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TRIAD helps to protect seniors

by Nancy Hamlett

The population in the United States is aging. And the statistic, that one in eight people are age 65 or older, can be applied to the Carson Valley as well.

That is one of the reasons why TRIAD, The Record Courier’s featured community organization for November, was formed, according to Lon Curtis, chairman of the organization.

In 1996 members of the Douglas County community recognized the need for an organization that would protect seniors from criminal victimization and to enhance the delivery of law enforcement services to the community

Based loosely on a program from St. Martin Parish, Louisiana, a council of representatives from law enforcement and the senior community was formed. Called SALT (Seniors and Law Together) the counsel was reorganized several months later into TRIAD.

“The letters in TRIAD don’t stand for anything,” said Lon Curtis, chairman of the organization. “It is a triangle of support between the Douglas County Sheriff’s Department, East Fork Fire and Paramedics Districts and the senior community.”

One of the first actions of the TRIAD council was to place Tips from TRIAD in local newspapers. The column informed elderly citizens of various scams and schemes that are used to victimize seniors.

Since then, TRIAD has introduced many programs into the Carson Valley to improve the quality of life for seniors, increase education and prevent seniors from being victims of crime.

“The RUOK (Are You OK?) program can impact more seniors than any other,” said Curtis. “And it does just what it says. The program is free. And every day we get in touch with the people by using a computerized telephone system just to make sure that everything is OK.”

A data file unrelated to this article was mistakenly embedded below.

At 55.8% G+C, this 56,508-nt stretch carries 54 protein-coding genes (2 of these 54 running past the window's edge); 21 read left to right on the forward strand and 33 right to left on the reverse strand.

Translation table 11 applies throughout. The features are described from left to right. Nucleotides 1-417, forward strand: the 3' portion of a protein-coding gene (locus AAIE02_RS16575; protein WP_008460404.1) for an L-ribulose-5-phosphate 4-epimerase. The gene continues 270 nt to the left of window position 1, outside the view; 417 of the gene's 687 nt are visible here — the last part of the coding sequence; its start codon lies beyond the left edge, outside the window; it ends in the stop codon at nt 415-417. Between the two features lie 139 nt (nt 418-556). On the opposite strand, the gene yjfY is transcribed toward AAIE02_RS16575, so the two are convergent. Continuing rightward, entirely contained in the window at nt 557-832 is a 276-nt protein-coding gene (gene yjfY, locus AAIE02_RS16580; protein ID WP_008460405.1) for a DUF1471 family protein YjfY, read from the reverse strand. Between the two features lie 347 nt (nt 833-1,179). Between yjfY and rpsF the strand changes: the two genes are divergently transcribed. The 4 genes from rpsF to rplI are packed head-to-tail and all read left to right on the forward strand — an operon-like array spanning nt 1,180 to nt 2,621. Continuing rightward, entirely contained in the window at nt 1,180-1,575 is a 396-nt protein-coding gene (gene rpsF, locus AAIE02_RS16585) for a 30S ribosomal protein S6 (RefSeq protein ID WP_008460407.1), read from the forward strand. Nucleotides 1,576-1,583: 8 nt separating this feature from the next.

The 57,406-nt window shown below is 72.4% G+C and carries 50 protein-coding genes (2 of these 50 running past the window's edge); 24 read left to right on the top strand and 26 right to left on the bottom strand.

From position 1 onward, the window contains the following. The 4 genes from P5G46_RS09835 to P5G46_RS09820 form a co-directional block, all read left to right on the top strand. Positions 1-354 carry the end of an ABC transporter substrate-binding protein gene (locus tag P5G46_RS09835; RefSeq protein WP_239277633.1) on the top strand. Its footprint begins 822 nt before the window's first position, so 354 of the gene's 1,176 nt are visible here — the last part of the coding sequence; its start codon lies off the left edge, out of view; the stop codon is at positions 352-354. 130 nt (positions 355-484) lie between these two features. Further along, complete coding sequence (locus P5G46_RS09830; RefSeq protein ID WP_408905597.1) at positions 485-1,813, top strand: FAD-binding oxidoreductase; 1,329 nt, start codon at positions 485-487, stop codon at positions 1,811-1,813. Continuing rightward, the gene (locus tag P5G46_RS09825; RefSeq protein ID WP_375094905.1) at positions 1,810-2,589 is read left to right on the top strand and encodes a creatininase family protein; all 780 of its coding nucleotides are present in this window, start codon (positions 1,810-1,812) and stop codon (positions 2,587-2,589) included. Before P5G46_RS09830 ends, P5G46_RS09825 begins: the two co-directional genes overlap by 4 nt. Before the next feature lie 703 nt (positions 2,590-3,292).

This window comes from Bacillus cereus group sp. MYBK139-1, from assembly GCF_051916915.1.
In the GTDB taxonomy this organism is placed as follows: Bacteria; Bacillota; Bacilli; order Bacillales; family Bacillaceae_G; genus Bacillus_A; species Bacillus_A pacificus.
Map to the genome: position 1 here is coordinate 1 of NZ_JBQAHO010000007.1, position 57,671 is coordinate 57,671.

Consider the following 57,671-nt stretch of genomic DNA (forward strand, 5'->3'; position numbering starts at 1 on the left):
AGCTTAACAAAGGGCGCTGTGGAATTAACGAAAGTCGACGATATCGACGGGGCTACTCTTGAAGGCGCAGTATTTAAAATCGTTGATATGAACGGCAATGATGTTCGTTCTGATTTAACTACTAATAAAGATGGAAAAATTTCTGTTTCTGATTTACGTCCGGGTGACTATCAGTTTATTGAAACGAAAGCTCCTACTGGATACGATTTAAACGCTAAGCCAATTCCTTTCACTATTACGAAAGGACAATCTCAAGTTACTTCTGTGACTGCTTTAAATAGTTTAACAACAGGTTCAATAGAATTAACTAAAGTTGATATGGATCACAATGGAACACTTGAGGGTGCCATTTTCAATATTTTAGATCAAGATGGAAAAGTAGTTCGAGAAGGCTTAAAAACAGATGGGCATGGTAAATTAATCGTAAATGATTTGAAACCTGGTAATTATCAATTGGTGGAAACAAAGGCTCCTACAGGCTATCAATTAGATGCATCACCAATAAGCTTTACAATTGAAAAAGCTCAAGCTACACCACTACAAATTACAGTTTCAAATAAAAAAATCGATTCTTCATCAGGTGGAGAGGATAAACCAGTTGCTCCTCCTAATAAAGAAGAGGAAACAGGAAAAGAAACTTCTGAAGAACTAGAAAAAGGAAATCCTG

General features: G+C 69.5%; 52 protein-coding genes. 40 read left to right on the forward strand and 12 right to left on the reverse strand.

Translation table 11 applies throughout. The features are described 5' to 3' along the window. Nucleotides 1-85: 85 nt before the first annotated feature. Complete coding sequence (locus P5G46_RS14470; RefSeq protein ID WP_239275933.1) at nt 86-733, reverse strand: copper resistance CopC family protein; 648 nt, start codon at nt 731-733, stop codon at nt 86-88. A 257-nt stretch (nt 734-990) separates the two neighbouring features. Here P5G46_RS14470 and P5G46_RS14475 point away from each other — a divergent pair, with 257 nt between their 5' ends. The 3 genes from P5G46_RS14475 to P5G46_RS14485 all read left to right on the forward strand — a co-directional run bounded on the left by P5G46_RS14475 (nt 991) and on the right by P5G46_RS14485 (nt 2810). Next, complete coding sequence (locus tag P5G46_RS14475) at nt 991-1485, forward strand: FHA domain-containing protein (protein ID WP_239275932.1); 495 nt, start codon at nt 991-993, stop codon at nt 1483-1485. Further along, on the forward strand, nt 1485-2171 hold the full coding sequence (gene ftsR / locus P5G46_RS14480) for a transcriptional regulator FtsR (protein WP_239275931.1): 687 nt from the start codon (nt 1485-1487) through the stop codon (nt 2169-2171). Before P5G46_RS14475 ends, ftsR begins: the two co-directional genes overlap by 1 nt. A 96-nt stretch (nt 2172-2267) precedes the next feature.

If the phone isn’t answered, information on file at the sheriff’s office is pulled. A neighbor is contacted, and if they haven’t seen the RUOK participant, an officer is dispatched to the home.

“It’s an important service,” said Ron Pierini, Douglas County’s sheriff, and a member of the TRIAD council. “Just imagine if you fell down and couldn’t reach the phone to call for help. This service ensures the well being of our elderly population.”

In keeping with the goal of lessening crime to elderly people, TRIAD sponsors the Douglas County Senior Law Enforcement Academy. Specifically for people 50 or older, the academy is designed to educate senior citizens in various aspects of law enforcement and criminal justice,and the protection they provide. Classes include criminal justice, the sheriff and paramedic departments, court and jail tours and general information. There is also a segment on defensive driving and self-defense.

The academy is one afternoon per week for 10 weeks, with the current class scheduled to graduate on Nov. 19.

Pierini said that the academy allows seniors to become ambassadors to the sheriff’s department as they become more comfortable dealing with law enforcement personnel.

“Not only do they learn what they can do to prevent crime,” said Pierini. “But what is most important to me, as the sheriff, is that they form a friendship with the instructors, most of whom are from my department. That becomes very important when gathering information and addressing problems.”